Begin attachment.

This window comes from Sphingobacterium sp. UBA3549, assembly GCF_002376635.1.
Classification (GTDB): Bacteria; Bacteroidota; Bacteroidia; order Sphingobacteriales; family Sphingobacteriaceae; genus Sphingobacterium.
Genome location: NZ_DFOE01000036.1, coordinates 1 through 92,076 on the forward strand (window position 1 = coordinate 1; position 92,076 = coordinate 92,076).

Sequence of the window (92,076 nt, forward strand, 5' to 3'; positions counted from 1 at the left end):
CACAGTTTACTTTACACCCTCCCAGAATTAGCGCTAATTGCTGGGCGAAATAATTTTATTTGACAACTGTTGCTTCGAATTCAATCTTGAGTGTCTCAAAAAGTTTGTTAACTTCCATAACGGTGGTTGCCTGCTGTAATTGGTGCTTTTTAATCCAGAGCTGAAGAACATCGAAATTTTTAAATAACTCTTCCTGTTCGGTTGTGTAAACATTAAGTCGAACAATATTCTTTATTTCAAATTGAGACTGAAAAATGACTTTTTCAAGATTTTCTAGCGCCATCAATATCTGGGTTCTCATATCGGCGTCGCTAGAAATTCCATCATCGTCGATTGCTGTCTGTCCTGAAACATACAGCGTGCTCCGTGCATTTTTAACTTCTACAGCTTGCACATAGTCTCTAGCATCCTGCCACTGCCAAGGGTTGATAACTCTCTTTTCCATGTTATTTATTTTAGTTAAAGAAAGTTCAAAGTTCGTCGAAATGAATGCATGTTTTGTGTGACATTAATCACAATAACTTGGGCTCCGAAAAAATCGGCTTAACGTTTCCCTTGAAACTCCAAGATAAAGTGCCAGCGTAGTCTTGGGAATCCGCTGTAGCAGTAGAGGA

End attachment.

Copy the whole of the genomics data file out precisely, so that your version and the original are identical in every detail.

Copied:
This window comes from Sphingobacterium sp. UBA3549, assembly GCF_002376635.1.
Classification (GTDB): Bacteria; Bacteroidota; Bacteroidia; order Sphingobacteriales; family Sphingobacteriaceae; genus Sphingobacterium.
Genome location: NZ_DFOE01000036.1, coordinates 1 through 92,076 on the forward strand (window position 1 = coordinate 1; position 92,076 = coordinate 92,076).

Sequence of the window (92,076 nt, forward strand, 5' to 3'; positions counted from 1 at the left end):
CACAGTTTACTTTACACCCTCCCAGAATTAGCGCTAATTGCTGGGCGAAATAATTTTATTTGACAACTGTTGCTTCGAATTCAATCTTGAGTGTCTCAAAAAGTTTGTTAACTTCCATAACGGTGGTTGCCTGCTGTAATTGGTGCTTTTTAATCCAGAGCTGAAGAACATCGAAATTTTTAAATAACTCTTCCTGTTCGGTTGTGTAAACATTAAGTCGAACAATATTCTTTATTTCAAATTGAGACTGAAAAATGACTTTTTCAAGATTTTCTAGCGCCATCAATATCTGGGTTCTCATATCGGCGTCGCTAGAAATTCCATCATCGTCGATTGCTGTCTGTCCTGAAACATACAGCGTGCTCCGTGCATTTTTAACTTCTACAGCTTGCACATAGTCTCTAGCATCCTGCCACTGCCAAGGGTTGATAACTCTCTTTTCCATGTTATTTATTTTAGTTAAAGAAAGTTCAAAGTTCGTCGAAATGAATGCATGTTTTGTGTGACATTAATCACAATAACTTGGGCTCCGAAAAAATCGGCTTAACGTTTCCCTTGAAACTCCAAGATAAAGTGCCAGCGTAGTCTTGGGAATCCGCTGTAGCAGTAGAGGA